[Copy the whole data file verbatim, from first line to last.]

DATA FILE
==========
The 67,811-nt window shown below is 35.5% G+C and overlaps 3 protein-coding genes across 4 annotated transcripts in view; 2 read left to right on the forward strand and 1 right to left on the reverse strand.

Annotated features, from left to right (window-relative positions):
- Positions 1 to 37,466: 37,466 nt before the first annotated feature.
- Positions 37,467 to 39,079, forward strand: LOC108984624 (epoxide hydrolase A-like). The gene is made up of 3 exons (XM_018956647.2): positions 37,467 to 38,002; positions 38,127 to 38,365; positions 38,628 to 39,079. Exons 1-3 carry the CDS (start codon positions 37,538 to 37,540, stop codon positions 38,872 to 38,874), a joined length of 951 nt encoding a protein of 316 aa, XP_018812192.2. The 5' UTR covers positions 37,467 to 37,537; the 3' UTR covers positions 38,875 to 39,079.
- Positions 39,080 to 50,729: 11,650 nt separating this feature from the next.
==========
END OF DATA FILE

The 67,811-nt window shown below is 35.5% G+C and overlaps 3 protein-coding genes across 4 annotated transcripts in view; 2 read left to right on the forward strand and 1 right to left on the reverse strand.

Annotated features, from left to right (window-relative positions):
- Positions 1 to 37,466: 37,466 nt before the first annotated feature.
- Positions 37,467 to 39,079, forward strand: LOC108984624 (epoxide hydrolase A-like). The gene is made up of 3 exons (XM_018956647.2): positions 37,467 to 38,002; positions 38,127 to 38,365; positions 38,628 to 39,079. Exons 1-3 carry the CDS (start codon positions 37,538 to 37,540, stop codon positions 38,872 to 38,874), a joined length of 951 nt encoding a protein of 316 aa, XP_018812192.2. The 5' UTR covers positions 37,467 to 37,537; the 3' UTR covers positions 38,875 to 39,079.
- Positions 39,080 to 50,729: 11,650 nt separating this feature from the next.